Female faculty of the Fullerton College Music Department dove into their experiences teaching subjects that are male dominated, while also being some of the youngest in their department.
Cristina Lord is the only female music technology professor in her department and by far one of the youngest. She described her field of music technology to be overwhelmingly dominated by men.
When Lord studied for her bachelor’s degree in music composition at UC Santa Barbara and for her master’s at CSU Long Beach, she often found herself to be the only woman, or one of the very few women, in the classroom.
She recalled the feeling when taking her first college music composition class, being the only woman in attendance and the course being taught by a male teacher.
“I felt really strangely alienated,” Lord said. “The energy was not welcoming and I remember being turned off by that.”
Lord strives to create a welcoming environment in her classroom and makes sure every student feels encouraged and supported, especially her few female students.
“I definitely try to uplift my students. Women that I see in my male-dominated classes I try to encourage as much as possible,” Lord said.
Nicola Dedmon also has experienced what it means to feel out of place in the workspace. When she was first hired into the Fullerton College Music Department six years ago, she was the youngest faculty member at 23 years old.
Not only did Dedmon face the age-intimidation factor, but her first assignment was to conduct the Tenor-Bass Chorale, also referred to as “Men’s Chorale.”
She said it is uncommon to see a female conductor of a tenor ensemble, yet it is common to see many women’s ensembles conducted by a male. Similar to music technology, Dedmon commented that the field of conducting is male-dominated.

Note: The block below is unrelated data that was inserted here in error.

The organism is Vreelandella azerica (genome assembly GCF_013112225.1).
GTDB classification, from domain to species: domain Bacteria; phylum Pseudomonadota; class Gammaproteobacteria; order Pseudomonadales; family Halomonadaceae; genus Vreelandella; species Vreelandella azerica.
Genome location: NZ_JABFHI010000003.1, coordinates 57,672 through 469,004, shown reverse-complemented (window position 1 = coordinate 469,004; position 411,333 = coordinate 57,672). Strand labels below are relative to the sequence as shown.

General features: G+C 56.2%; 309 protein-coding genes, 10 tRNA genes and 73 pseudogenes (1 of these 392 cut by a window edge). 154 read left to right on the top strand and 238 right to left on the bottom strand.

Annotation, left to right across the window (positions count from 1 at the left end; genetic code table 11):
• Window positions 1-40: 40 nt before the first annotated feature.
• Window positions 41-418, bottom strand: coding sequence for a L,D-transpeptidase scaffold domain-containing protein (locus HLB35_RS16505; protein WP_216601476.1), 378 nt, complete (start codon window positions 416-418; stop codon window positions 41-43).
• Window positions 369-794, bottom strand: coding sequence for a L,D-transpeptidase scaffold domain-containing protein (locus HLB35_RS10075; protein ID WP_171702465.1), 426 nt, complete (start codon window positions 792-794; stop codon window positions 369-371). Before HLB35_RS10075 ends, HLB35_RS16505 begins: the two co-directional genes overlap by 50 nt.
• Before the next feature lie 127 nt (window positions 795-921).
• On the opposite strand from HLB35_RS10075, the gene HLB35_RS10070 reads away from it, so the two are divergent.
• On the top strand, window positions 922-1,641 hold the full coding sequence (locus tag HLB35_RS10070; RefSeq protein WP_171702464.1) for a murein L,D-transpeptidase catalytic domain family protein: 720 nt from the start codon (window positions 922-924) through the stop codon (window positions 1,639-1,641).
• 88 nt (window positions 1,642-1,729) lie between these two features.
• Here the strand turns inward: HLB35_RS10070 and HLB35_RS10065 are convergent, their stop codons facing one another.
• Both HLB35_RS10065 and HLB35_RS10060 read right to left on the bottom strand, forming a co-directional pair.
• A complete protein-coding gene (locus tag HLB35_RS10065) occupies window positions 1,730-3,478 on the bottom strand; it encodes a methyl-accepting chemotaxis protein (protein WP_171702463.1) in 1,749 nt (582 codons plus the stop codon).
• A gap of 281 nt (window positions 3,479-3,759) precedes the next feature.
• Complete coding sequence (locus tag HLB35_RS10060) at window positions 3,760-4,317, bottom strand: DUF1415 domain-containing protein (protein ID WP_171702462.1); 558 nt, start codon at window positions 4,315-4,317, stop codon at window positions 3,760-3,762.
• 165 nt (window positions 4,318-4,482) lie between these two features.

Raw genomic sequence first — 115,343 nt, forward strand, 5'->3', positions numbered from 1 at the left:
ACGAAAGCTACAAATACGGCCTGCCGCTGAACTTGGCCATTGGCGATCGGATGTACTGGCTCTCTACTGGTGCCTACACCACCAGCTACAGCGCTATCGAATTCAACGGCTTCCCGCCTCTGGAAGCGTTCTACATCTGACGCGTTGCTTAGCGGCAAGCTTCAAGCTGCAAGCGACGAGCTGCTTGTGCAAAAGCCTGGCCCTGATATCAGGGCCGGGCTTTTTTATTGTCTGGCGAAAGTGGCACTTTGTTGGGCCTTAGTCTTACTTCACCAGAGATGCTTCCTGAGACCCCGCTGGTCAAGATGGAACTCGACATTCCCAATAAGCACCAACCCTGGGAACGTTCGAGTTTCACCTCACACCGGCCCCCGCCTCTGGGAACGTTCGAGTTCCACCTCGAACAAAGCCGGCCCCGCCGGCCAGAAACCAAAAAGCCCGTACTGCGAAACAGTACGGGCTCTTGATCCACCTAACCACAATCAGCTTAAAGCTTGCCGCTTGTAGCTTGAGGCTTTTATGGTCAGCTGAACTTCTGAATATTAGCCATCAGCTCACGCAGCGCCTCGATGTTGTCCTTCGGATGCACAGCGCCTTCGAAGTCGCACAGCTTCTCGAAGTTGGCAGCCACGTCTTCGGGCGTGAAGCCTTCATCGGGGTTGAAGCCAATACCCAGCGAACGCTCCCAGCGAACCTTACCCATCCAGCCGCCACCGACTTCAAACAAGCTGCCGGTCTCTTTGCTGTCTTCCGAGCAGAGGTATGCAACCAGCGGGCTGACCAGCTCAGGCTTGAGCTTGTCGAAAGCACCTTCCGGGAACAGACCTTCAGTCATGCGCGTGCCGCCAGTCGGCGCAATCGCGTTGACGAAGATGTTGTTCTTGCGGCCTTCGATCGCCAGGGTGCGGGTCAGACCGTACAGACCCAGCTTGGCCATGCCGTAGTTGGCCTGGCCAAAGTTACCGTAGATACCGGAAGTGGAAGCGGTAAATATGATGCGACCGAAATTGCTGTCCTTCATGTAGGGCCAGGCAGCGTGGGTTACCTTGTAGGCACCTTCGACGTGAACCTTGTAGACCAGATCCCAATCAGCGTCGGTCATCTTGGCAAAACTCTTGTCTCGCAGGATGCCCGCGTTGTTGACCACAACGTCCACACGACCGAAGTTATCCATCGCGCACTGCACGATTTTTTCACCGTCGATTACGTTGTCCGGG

“I didn’t have a lot of visibility for somebody who looked like me who was doing what I was doing,” Dedmon said.
The range of her students’ age was close to her own and while many were respectful and attentive, there were still a few tenors Dedmon struggled to win over. Through her first year of teaching, Dedmon had learned not to second-guess herself, to stop leading with apologies and to be comfortable with who she was in what she did.
Monica Lee is a professor of piano studies at Fullerton College and has taught in the music department for over 20 years. She was mentored by Dorothy Griffith, who was also a teacher of piano studies and retired in 2004.
Griffith was one of the first two teachers hired by the music department back in 1962. Griffith recalled crossing the street to use the student bathroom at Fullerton High School because there was no female faculty bathroom when she and Professor Donna Webber first started working for the college.
Despite being one of the only two female music faculty, Griffith commented that she never felt intimidated by her fellow male professors. With Fullerton College being her first year of teaching music to adults, she was too busy to pay attention to what other people thought of her.
It was not until Griffith became pregnant that she ran into any objections.
“When I got pregnant, I don’t think anyone there had ever taken maternity leave,” Griffith said. “I was the pioneer with that college.”
John Griffith, Dorothy Griffith’s son, recalled how there had been an effort to remove Griffith from her teaching position in 1963 that led her case to the Fullerton Junior College Board. The then-president of Fullerton Junior College, Dr. H. Lynn Sheller, had stepped in and saved Griffith from losing her position.
“On her subsequent pregnancy, she taught right up until her water broke,” John Griffith said.
These women agreed that the Fullerton College Music Department is now a leading example of an equal and progressive workspace enjoyed by its faculty. Dedmon even referred to it as the “unicorn department.”
Dedmon said, “It’s so rare to find a department where there is a sense that the playing field is even for everyone who is there.”